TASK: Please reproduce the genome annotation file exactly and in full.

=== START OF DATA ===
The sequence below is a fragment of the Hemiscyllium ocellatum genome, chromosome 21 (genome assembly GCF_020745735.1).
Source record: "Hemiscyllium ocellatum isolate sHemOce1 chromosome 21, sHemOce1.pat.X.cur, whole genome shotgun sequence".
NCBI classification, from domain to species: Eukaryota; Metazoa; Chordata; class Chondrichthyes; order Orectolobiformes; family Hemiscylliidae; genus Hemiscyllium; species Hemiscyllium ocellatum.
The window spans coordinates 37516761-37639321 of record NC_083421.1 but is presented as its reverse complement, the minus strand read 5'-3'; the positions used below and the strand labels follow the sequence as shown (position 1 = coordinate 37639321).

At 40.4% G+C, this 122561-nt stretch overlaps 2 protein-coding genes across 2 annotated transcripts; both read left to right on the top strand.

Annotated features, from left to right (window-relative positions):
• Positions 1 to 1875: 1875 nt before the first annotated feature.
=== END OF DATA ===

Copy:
The sequence below is a fragment of the Hemiscyllium ocellatum genome, chromosome 21 (genome assembly GCF_020745735.1).
Source record: "Hemiscyllium ocellatum isolate sHemOce1 chromosome 21, sHemOce1.pat.X.cur, whole genome shotgun sequence".
NCBI classification, from domain to species: Eukaryota; Metazoa; Chordata; class Chondrichthyes; order Orectolobiformes; family Hemiscylliidae; genus Hemiscyllium; species Hemiscyllium ocellatum.
The window spans coordinates 37516761-37639321 of record NC_083421.1 but is presented as its reverse complement, the minus strand read 5'-3'; the positions used below and the strand labels follow the sequence as shown (position 1 = coordinate 37639321).

At 40.4% G+C, this 122561-nt stretch overlaps 2 protein-coding genes across 2 annotated transcripts; both read left to right on the top strand.

Annotated features, from left to right (window-relative positions):
• Positions 1 to 1875: 1875 nt before the first annotated feature.